Yesterday was a special day in modern China’s history. This is a time the leaders don’t want to talk about, and generation Y (young people born after 1980s) don’t know much about. I was a high school senior at the time, and we worried we would get into a sort of cultural revolution considering chaotic situation at that time. All right, I don’t want to get into the politics and the details of the event. All I want to say is I have lots of sympathy to the people lost loved ones in the event, and I was pleased to see the positive development in our country in last 20 years.
We all know the terrible earthquake happened in China, and the Chinese goverment and people are doing the best helping the survivors. There are many many heart touching stories since May 12 when the quake hit. NPR Melissa Block and Robert Siegal (read their Chengdu diary) did a good job from a foreign journalist perspective.
But I also noticed it is not free of controversies in this all out effort to save lives and help the needy. Notably, Wang Shi (王石), the chairman of Vanke (largest home builder in China), is inadvertly got into this “donation gate”.
I put it together here because it’s a bit hard to read 7 articles separately. I left out couple tables because it’s hard to paste.
I’m interested in the Chinese housing for two reasons:
1) My wife and I are thinking about work and live in China in the future.
2) Like the Chinese stock market, the China housing market is also very interesting. I think there is a lot to learn from the leader like Vanke (how they got here, which direction are they going), either from business or social point of the view.
The other day I saw Charles Zhang Chaoyang on the “Boss town”, No. 1 Caijing’s (China-CBN) talk show between CEO and guest commentators. This reminded me that Chinese Internet companies are coming of age. Two interesting stories Charles told on the show:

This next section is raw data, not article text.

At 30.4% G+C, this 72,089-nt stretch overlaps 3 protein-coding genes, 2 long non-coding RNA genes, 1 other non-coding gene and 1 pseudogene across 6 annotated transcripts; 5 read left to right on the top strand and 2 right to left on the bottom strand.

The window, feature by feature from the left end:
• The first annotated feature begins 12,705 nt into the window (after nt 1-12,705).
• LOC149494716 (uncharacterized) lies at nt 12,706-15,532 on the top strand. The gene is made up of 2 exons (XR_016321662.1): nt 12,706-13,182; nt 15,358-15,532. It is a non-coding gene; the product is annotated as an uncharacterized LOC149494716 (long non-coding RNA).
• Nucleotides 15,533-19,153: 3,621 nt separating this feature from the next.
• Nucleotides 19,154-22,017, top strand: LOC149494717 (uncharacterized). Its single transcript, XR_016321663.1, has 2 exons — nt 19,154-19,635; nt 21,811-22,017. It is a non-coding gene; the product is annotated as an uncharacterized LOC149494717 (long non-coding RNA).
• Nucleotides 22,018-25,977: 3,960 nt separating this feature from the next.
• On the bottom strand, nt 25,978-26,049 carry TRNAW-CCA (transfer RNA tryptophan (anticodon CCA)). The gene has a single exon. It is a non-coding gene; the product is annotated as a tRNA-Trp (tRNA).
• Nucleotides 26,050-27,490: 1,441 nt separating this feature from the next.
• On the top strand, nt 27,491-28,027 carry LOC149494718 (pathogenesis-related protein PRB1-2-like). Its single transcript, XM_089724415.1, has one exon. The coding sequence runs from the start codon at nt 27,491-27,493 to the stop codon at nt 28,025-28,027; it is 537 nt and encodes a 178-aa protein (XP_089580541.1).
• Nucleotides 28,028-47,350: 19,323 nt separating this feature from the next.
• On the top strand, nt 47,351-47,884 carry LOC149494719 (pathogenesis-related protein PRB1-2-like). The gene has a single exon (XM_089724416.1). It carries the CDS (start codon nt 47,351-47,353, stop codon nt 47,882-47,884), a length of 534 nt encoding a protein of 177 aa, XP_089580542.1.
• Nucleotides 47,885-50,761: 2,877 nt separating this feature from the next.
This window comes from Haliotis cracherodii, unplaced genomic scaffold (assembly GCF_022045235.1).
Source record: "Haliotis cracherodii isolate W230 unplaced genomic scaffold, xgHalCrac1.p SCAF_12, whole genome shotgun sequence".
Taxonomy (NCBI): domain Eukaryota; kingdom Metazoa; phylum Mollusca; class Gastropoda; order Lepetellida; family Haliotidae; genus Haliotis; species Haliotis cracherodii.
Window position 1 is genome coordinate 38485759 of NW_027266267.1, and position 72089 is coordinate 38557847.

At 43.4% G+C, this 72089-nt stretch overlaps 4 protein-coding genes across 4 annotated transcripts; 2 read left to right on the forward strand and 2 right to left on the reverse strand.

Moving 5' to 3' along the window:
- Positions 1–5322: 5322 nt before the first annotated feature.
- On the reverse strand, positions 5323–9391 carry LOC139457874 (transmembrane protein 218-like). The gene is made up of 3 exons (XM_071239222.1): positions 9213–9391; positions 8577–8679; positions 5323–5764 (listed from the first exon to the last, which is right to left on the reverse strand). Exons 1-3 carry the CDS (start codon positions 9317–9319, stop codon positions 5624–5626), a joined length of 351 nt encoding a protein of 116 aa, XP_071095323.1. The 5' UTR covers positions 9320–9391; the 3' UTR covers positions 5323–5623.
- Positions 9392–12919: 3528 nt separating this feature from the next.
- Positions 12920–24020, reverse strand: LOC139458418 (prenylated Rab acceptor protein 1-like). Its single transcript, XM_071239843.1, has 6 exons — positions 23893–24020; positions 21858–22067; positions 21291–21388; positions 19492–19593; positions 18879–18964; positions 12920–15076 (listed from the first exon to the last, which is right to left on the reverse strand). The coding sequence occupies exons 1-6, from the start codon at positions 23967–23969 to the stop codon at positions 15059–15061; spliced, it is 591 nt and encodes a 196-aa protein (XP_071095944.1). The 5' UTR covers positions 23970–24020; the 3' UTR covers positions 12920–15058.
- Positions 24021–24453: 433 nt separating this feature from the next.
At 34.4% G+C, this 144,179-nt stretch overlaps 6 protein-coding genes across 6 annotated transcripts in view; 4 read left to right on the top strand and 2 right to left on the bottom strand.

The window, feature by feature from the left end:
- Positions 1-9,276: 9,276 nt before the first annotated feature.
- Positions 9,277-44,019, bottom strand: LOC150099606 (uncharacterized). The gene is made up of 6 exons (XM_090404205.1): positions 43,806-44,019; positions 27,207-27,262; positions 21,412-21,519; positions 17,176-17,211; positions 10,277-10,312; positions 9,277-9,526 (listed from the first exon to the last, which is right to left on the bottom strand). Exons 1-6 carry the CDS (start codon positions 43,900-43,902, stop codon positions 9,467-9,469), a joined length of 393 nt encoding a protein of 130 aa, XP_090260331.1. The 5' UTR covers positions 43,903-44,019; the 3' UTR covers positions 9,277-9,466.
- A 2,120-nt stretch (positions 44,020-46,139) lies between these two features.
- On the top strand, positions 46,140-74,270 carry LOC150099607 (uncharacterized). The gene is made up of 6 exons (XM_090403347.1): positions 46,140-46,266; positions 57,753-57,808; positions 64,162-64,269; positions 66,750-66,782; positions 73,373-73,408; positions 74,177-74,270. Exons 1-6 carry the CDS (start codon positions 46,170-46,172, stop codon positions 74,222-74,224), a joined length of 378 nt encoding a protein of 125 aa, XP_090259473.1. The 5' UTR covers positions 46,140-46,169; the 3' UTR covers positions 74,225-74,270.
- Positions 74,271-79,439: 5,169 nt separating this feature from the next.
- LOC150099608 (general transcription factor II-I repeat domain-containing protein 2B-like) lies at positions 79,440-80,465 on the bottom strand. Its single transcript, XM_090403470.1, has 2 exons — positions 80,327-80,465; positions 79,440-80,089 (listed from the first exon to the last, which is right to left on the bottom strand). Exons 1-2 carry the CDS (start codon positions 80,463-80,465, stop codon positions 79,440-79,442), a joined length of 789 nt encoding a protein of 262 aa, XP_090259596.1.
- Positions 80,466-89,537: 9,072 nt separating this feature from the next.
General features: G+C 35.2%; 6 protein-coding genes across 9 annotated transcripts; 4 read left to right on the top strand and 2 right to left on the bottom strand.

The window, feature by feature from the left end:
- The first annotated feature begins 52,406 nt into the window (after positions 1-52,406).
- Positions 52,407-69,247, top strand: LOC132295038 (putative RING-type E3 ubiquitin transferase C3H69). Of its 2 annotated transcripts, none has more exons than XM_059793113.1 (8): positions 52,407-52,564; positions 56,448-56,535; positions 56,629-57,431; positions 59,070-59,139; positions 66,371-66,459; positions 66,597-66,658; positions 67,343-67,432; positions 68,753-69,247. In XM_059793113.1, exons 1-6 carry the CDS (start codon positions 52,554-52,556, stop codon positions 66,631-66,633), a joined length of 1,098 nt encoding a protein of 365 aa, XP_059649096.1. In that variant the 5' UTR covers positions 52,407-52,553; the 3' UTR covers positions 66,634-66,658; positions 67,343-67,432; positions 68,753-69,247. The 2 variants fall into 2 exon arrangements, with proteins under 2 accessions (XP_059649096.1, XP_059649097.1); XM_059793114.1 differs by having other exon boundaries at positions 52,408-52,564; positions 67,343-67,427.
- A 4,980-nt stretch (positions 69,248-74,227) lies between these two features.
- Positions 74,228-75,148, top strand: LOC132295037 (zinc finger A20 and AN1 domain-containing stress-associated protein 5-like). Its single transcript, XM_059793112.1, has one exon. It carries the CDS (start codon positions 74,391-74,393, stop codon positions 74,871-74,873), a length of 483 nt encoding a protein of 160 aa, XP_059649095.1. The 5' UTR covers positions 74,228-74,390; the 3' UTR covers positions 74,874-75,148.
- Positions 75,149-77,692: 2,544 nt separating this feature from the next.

1) Two MIT professors are the earliest investors for Sohu, they put in $ 75,000 each, and it’s worth $30 mil later. Charles is a graduate from MIT. Obviously he knows how to talk to his professor.
2) He went to New York to talk to potential investors in 1996. He wasn’t successful; and found a phone booth calling his lawyer (in crying tone). He had to insert coins to keep the line alive. People waited behind him became impatient. At that time cell phone is still rare in the US.
Keso had a good article about the current status of Chinese Internet companies.
Among Chinese CEOs, I think Wang Shi is real good. I read his book “Road and Dream” lately. Very impressive. Consider what he and his team has done in last 20 years: from nowhere to No. 1 residential real estate developer in China; more importantly, they create a “Vanke” community, the kind of community Chinese middle class are enjoying.
He talked many things in that book, some of the things I liked:
1) Don’t seek abnormal profit margin: he said Vanke will only do the project with less than 25% profit margin. More recently he is talking about the bubble in Chinese real estate market. Will other real estate company’ chairman say that? Unlikely.
2) Organization and efficient: as a company grows, it will usually become less efficent. The cost of management rises. If a company does not pay attention to this, eventually its internal cost will exceed the money it could make. In other words, it will no longer be profitabble. How to stay nimble as company growing big is very important.
Interestingly, Wang Shi’s wife got into the “stock insider sell” controversy lately. You know what did Wang Shi do? He returned the profit from the stock sell to the company.
From management point of view, Vanke is solid because it already has a team of professional managers. Mr. Wang gave up day to day operations and CEO title to someone else, and is enjoying “mount climbing”, partitipating “Boss town”, giving speeches, etc.